It was around 15 years ago that Dale Ramsden, Ph.D. of the Lineberger Comprehensive Cancer Center at the University of North Carolina was working with a student when they noticed something intriguing in a textbook. When damage in the genome has to be repaired, the molecule responsible for the task uses DNA to do so. However, the book noted that some research had shown that RNA was sometimes used instead. Our genome is made up of DNA, which contains the blueprints for an organism, which is built from proteins. RNA is an intermediate molecule that carries information from the genome to the cell and was not thought to have any role in DNA repair.
"You would think they must only add DNA during repair of our genetic code, because that's the core of the central dogma of life; genetic information has to be DNA all the time," said Ramsden, who is a professor in the UNC School of Medicine Department of Biochemistry and Biophysics. "That's the way it's supposed to be. That's what we're taught in school."
Now, Ramsden’s team has published a study in Science that demonstrates that the DNA repair protein, an enzyme called a polymerase, often uses RNA to repair breaks in our DNA. They were also able to learn more about why that is.
"It took us 15 years to get the systems we needed to actually ask the questions that would solve the mystery," Ramsden said.
Throughout life, our bodies have to produce new cells over and over again, and each time, the whole genome has to be copied. Errors can be introduced into those copies. Our cells are also exposed to many harmful influences, like UV rays, or pollutants. DNA repair is an essential process, and if it’s not done properly or it's disrupted for some reason, major problems can occur.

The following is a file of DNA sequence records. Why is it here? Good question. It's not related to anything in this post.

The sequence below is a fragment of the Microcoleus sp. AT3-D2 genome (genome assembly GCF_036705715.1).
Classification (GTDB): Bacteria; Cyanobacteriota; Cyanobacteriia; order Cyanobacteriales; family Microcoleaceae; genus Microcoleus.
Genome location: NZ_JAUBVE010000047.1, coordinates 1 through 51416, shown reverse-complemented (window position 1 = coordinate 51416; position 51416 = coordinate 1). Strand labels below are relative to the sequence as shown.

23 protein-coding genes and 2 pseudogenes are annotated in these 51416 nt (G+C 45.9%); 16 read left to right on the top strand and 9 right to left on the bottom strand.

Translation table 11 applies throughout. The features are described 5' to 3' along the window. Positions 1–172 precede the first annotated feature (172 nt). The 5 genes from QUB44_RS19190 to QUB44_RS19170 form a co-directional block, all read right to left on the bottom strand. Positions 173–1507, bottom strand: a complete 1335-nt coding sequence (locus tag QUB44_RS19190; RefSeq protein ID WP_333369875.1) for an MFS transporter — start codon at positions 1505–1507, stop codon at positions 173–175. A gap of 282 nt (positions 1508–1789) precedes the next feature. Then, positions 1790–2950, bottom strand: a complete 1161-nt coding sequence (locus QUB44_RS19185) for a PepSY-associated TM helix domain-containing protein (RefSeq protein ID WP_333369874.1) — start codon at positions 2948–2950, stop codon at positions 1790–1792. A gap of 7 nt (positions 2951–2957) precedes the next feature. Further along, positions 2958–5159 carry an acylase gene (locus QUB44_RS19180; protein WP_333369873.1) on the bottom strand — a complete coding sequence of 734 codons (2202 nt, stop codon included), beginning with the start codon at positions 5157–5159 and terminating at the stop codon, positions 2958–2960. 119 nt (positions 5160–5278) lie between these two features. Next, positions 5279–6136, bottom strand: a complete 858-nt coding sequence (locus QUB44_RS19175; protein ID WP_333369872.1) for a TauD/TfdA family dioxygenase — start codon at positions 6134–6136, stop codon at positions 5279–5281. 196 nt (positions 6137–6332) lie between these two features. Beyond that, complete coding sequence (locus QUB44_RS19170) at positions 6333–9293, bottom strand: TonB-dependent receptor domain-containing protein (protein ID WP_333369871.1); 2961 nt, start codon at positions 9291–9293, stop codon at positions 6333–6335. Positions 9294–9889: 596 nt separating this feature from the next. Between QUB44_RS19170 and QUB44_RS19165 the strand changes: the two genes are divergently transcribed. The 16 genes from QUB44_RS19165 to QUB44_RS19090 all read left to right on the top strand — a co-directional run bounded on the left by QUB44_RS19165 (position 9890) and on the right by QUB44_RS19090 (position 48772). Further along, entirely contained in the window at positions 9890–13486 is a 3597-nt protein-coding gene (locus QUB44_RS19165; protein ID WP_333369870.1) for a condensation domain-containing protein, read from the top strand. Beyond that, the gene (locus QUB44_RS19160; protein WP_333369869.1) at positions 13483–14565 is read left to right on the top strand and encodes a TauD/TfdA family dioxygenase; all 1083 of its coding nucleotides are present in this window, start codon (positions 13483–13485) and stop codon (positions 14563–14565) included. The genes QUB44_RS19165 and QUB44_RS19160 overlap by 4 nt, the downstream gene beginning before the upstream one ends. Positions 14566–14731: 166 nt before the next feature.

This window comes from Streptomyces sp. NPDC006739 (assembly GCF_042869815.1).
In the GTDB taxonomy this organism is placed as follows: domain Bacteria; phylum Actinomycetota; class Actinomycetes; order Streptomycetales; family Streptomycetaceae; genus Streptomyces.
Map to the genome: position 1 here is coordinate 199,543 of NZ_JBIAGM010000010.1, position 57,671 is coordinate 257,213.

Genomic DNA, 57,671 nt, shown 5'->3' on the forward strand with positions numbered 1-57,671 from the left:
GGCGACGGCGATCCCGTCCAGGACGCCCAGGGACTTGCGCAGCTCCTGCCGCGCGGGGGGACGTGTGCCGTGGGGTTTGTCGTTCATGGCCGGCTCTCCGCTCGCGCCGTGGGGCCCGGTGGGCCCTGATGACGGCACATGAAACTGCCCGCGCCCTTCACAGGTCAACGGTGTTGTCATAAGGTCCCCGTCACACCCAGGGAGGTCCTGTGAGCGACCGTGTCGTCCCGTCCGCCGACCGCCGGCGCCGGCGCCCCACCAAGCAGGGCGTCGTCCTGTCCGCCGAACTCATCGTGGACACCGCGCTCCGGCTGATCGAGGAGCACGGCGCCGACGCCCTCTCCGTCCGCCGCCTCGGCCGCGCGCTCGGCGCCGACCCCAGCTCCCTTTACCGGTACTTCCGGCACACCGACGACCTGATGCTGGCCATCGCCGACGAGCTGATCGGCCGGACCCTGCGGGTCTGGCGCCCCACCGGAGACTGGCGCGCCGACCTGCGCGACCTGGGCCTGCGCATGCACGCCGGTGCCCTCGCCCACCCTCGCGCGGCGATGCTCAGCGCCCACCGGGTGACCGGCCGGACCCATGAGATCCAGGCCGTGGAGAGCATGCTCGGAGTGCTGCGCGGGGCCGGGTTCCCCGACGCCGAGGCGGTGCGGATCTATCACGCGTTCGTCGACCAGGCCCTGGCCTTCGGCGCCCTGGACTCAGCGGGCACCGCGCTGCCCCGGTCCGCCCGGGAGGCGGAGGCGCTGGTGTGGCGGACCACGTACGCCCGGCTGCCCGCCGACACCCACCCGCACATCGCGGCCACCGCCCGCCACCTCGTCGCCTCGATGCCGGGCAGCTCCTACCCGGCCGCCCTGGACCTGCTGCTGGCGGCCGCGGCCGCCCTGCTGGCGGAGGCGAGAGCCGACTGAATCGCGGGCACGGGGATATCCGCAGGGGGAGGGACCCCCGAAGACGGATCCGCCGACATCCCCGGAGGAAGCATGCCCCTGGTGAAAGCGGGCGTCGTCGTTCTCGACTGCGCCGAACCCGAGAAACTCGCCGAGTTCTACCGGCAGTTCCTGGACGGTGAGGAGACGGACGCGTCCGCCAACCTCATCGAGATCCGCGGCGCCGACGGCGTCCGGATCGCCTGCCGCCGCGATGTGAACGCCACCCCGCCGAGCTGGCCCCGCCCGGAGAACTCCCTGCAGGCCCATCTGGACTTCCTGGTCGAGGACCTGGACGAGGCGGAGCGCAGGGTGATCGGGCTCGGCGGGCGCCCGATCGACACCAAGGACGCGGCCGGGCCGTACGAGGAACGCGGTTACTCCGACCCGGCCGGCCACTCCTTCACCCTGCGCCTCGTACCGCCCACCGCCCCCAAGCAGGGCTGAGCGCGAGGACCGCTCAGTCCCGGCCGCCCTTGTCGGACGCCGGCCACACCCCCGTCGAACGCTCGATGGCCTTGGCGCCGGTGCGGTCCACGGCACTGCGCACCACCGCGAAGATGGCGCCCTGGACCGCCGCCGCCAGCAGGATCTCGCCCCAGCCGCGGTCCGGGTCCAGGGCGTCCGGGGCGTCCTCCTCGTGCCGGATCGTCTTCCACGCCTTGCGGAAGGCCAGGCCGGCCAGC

One important repair mechanism that Ramsden studies is called non-homologous end-joining (NHEJ - animated in the video above), which is used when both strands of the double-stranded DNA molecule have been severed - a deadly situation.
"They're lethal to the cell, so you must repair them," explained Ramsden. "When (repair) goes bad, it generates the kinds of genetic re-arrangements and aberrations that are really a hallmark of most cancers."
In this work, the team showed that RNA is frequently used during NHEJ. Incredibly, they showed that around 65 percent of NHEJ repairs use RNA.
Ramsden likens the use of RNA to a "get out of jail free card," that enables the cell to ignore things that could interfere with the repair.
"What we show is that adding RNA helps to bypass other damage," Ramsden said. "They don't have to follow the strict rules of what they're normally used to requiring to repair a break. The alternative would be not to repair it, which would lead to significantly more error."
The team also showed that cells could use this RNA insertion process to generate cellular diversity. White blood cells, for example, can use this mechanism to create a larger number of cells, to recognize more pathogens.
Advances in microscopy made this work possible. "We can track the repair reaction almost in real time as it happens in the cell," Ramsden said.
This research may have applications in cancer therapeutics. The researchers suggested that cancerous cells might become more sensitive to radiation therapy if this repair pathway was shut down, for example.